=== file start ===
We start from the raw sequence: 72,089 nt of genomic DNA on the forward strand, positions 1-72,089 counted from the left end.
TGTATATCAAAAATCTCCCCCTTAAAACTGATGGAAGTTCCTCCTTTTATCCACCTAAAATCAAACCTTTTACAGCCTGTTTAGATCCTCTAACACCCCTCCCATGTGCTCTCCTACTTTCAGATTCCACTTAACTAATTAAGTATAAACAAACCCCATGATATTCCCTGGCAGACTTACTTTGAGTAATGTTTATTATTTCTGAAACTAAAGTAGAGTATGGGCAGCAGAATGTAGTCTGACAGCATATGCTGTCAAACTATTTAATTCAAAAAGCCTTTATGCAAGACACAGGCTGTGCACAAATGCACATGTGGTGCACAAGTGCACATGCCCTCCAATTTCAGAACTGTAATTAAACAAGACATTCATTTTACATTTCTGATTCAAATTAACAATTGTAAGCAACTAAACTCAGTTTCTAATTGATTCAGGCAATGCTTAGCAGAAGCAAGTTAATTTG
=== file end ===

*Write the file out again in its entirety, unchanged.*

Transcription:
We start from the raw sequence: 72,089 nt of genomic DNA on the forward strand, positions 1-72,089 counted from the left end.
TGTATATCAAAAATCTCCCCCTTAAAACTGATGGAAGTTCCTCCTTTTATCCACCTAAAATCAAACCTTTTACAGCCTGTTTAGATCCTCTAACACCCCTCCCATGTGCTCTCCTACTTTCAGATTCCACTTAACTAATTAAGTATAAACAAACCCCATGATATTCCCTGGCAGACTTACTTTGAGTAATGTTTATTATTTCTGAAACTAAAGTAGAGTATGGGCAGCAGAATGTAGTCTGACAGCATATGCTGTCAAACTATTTAATTCAAAAAGCCTTTATGCAAGACACAGGCTGTGCACAAATGCACATGTGGTGCACAAGTGCACATGCCCTCCAATTTCAGAACTGTAATTAAACAAGACATTCATTTTACATTTCTGATTCAAATTAACAATTGTAAGCAACTAAACTCAGTTTCTAATTGATTCAGGCAATGCTTAGCAGAAGCAAGTTAATTTG